What is it?
You keep hearing about this type of training, but what does it mean and why is it important?
To put it simply, its magic. Training in the aerobic heart rate zone causes the physiologic changes to the body that allow for increased athletic performance.
Basically, aerobic training means “in the presence of oxygen.” Activity in an aerobic heart rate zone allows the body to cycle through physiologic systems to generate essentially unlimited energy, assuming proper nutrition, during activity in the aerobic zone.
There are three energy producing systems utilized in the aerobic zone: aerobic glycolysis (slow), Krebs cycle (citric acid) and the electron transport train. These energy producing processes take place in the cells mitochondria and produce ATP. ATP is the fuel of the body; it is the substance that enables muscles to contract over and over again. As long as ATP is present the body can keep moving.
Cellular respiration can be an anaerobic or aerobic respiration, depending on whether or not oxygen is present. Anaerobic respiration makes a total of 2 ATP. Aerobic respiration is much more efficient and can produce up to 38 ATP with a single molecule of glucose, which is created when the food we consume is broken down and converted into glucose. A diet of simple carbohydrates during activity allows glucose to quickly enter the energy production system in the mitochondria to produce ATP.
This process to create 38 ATP from glucose is slow and requires oxygen, but this can essentially allow us to be able to perform low intensity activities for such long periods of time, as opposed to anaerobic training, where oxygen is not present.
How do I train the aerobic system?
Interval training (1-part work: 1-part rest, or 1:2), Fartlek training, or continuous training. Which brings us back to heart rate. Monitoring one’s heart rate throughout exercise will help one to maintain aerobic training.
Your optimal heart rate for aerobic training can be estimated through a simple formula: 220bpm – your age x 60%. A heart rate monitor is very helpful to be able to quickly adapt training effort to adjust to stay in the aerobic zone.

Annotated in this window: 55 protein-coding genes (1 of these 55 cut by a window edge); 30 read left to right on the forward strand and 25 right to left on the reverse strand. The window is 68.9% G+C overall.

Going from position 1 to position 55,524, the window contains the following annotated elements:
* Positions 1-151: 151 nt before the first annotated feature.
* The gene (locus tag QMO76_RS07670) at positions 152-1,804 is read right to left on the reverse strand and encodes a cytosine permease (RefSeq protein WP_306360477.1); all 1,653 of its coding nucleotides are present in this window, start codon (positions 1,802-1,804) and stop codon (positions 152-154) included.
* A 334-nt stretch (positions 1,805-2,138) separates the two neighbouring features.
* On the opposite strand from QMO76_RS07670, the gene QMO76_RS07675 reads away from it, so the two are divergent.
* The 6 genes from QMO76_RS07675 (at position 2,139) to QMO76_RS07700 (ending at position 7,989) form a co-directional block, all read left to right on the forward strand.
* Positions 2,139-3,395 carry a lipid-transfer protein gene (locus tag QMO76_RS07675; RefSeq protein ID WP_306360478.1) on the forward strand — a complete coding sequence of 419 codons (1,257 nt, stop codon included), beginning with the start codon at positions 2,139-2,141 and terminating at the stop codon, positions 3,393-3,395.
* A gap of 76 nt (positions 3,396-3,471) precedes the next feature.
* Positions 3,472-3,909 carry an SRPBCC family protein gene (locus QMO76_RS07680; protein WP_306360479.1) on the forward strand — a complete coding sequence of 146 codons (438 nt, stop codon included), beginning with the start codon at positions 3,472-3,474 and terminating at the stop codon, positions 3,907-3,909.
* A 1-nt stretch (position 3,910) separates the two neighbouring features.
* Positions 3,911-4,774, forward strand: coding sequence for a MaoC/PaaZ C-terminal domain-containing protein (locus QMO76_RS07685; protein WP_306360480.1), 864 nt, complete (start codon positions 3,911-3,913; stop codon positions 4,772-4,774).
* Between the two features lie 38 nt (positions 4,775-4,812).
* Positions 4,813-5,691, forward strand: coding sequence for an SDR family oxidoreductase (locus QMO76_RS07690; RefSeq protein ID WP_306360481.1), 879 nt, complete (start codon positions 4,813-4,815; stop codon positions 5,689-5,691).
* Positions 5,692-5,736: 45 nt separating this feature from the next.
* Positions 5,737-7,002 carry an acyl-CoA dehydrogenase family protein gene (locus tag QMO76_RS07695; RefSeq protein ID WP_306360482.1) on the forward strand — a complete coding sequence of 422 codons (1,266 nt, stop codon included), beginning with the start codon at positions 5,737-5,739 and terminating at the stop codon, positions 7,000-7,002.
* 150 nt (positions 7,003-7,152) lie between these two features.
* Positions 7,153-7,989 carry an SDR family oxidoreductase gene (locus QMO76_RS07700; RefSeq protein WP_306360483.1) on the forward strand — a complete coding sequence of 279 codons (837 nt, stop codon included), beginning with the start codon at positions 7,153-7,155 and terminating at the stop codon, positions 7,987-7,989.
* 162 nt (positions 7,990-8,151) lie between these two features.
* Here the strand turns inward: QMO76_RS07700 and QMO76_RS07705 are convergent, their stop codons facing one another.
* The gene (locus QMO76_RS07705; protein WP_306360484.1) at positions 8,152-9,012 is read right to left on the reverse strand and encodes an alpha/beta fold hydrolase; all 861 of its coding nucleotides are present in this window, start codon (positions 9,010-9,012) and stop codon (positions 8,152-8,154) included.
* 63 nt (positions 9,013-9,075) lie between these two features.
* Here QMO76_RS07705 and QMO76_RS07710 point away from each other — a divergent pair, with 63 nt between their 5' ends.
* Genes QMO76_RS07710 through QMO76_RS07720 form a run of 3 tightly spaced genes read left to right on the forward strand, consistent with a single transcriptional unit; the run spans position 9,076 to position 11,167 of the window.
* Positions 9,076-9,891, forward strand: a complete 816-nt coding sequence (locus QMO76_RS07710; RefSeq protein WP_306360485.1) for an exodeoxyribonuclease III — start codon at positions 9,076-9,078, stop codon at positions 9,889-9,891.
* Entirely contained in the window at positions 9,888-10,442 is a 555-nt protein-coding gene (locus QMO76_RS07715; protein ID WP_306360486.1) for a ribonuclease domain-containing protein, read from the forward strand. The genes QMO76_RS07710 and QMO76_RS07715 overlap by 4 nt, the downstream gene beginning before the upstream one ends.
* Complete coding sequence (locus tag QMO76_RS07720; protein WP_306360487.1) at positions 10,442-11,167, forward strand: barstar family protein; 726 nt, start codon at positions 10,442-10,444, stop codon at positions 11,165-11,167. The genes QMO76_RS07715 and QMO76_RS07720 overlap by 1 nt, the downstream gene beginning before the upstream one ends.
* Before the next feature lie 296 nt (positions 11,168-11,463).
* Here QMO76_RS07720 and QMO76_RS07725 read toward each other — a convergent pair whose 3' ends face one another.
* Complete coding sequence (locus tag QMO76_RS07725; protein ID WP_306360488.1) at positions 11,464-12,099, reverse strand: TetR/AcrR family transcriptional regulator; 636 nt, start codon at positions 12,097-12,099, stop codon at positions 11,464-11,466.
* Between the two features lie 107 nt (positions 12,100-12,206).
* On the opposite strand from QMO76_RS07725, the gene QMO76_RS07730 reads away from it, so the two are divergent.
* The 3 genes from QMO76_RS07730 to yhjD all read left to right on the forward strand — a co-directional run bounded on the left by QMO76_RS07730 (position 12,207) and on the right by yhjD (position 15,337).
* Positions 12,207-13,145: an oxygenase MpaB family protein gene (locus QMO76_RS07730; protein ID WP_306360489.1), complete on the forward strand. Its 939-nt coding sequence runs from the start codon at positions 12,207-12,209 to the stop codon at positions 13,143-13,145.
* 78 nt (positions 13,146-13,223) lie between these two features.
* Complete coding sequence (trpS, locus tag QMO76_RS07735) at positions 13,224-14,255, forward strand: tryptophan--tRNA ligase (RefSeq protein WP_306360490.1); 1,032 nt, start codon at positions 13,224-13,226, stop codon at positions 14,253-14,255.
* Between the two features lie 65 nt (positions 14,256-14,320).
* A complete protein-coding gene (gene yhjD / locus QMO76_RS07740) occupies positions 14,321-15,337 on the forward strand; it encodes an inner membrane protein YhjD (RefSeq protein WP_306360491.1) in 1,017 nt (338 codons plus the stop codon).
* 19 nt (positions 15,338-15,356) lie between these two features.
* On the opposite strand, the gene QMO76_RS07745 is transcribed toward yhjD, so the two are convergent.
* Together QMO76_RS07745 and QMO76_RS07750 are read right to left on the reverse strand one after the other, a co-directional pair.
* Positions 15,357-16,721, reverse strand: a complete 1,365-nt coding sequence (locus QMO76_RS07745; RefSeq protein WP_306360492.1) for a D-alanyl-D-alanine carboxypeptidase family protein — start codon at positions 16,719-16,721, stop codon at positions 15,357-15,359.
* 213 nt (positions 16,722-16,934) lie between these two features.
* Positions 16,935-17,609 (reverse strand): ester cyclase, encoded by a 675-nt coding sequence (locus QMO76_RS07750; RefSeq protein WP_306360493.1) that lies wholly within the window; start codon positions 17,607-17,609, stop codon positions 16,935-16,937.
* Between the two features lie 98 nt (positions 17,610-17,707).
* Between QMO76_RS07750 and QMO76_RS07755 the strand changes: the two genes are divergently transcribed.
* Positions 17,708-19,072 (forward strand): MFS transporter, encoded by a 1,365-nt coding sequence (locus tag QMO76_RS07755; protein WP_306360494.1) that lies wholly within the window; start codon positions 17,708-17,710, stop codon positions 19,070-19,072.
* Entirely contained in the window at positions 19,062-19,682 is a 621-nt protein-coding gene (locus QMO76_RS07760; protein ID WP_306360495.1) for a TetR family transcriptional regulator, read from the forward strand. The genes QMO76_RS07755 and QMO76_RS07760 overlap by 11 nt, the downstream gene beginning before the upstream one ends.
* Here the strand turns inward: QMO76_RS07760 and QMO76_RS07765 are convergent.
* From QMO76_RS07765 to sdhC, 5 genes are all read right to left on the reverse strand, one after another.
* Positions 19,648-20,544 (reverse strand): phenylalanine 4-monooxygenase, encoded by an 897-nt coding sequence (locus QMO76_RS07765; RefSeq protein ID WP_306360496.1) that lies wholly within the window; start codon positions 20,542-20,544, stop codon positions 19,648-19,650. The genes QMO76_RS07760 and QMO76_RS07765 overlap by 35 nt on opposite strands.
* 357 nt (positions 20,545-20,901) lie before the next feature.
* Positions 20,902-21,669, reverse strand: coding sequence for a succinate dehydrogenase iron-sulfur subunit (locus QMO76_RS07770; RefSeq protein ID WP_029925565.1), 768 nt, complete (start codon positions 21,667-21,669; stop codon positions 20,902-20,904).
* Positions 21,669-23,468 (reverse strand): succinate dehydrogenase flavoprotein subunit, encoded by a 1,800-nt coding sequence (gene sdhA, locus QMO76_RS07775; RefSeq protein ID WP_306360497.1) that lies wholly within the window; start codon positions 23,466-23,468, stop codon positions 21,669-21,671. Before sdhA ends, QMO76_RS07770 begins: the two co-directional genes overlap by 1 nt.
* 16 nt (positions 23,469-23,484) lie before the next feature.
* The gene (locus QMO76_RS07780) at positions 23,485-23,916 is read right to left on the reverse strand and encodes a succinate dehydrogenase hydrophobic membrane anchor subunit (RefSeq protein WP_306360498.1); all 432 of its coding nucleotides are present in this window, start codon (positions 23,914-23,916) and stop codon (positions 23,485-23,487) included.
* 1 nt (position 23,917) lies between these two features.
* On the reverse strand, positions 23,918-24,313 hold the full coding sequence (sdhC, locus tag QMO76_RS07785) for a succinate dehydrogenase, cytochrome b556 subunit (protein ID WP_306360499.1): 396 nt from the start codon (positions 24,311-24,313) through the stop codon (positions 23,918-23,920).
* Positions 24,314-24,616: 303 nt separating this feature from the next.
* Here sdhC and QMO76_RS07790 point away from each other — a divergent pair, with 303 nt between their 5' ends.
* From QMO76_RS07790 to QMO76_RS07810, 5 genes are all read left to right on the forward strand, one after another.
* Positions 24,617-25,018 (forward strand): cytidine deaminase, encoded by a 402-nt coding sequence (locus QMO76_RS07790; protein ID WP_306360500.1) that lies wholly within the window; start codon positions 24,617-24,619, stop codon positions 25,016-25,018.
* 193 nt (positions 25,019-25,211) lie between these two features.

When you train in the aerobic zone many adaptations occur in the body that enhance athletic performance. One adaptation is mitochondria production, which is increased in the cells by at least 40%. This is good because the more mitochondria present in the cells, the more fuel the body can produce.
The body also begins to increase the ability to bring fuel to the cells, while removing waste through the process of capillarization, (the process of creating new capillaries.) The increase in capillaries brings more glucose to the mitochondria for increased ATP production and also allows for increased blood for cellular repair, and improved removal of waste which leads to reduced recovery time.
The hidden super power of humans is the ability to perform incredible endurance events. When the demand (energy required) is less than the supply (ability to produce) the athletic effort can be sustained. With appropriate training, and adequate nutrition during an event, aerobic effort can be sustained. If the production of energy falls short of the body’s demand, failure occurs. During the inaugural women’s marathon in the summer Olympics in Los Angeles Gabriela Anderson-Sohies demonstrated failure of this system. Gabriela had been appropriately trained, but admits that during the race she did not properly hydrate and fuel. In her final lap you can see the failure of her glute muscles, which led to her inability to stabilize her knees, and increasing difficulty to walk straight and even stand. Gabriela’s glute failure is noticeable from 3:10 to 3:20
During the process of creating ATP to fuel the body the byproduct is hydrogen ion which is converted to Lactate to reduce the acidity in the cell. Lactate is created when a substance called Pyruvate binds with the hydrogen ion in the cells to prevent cell failure. That excessive hydrogen ion in the cells, which increases the cell acidity, is the “burn” that is felt. With continued intense activity, the lactate can’t be created fast enough, and the cell environment becomes acidic, affecting its ability to function and resulting in muscle failure. High intensity activity rapidly increases the hydrogen ion, this is generally called anaerobic training. With increased aerobic training the body is able to convert 75-80% of the Lactate into fuel via the liver and re-enter the mitochondria to generate ATP.
When the system is not well trained or the effort exceeds the aerobic process and enter the anaerobic process the removal of the lactate can no longer keep up with production and the source of fuel is depleted performance will begin to decline.
4-6 sessions a week of 40-60 min in the aerobic zone, or 4-6 all out 30 second sprints will to help increase cellular mitochondria numbers. If you are incorporating strength training, it should come before your running, so you can rest afterward. Or run in the morning, and do strength training in the late afternoon.
Training with a ratio of 1:6 (for example 1-minute training work, 6 minutes rest) will help the body to increase the growth of capillaries.
Some training can force the body to better deal with waste – using a 1:3 training you can teach the body to better clear the lactate.
There are some further methods for highly trained athletes which is using a 2:1 ratio, as it doesn’t allow for lactate clearance it will teach an athlete to learn to tolerate the acidic burn.
by Victoria Vinet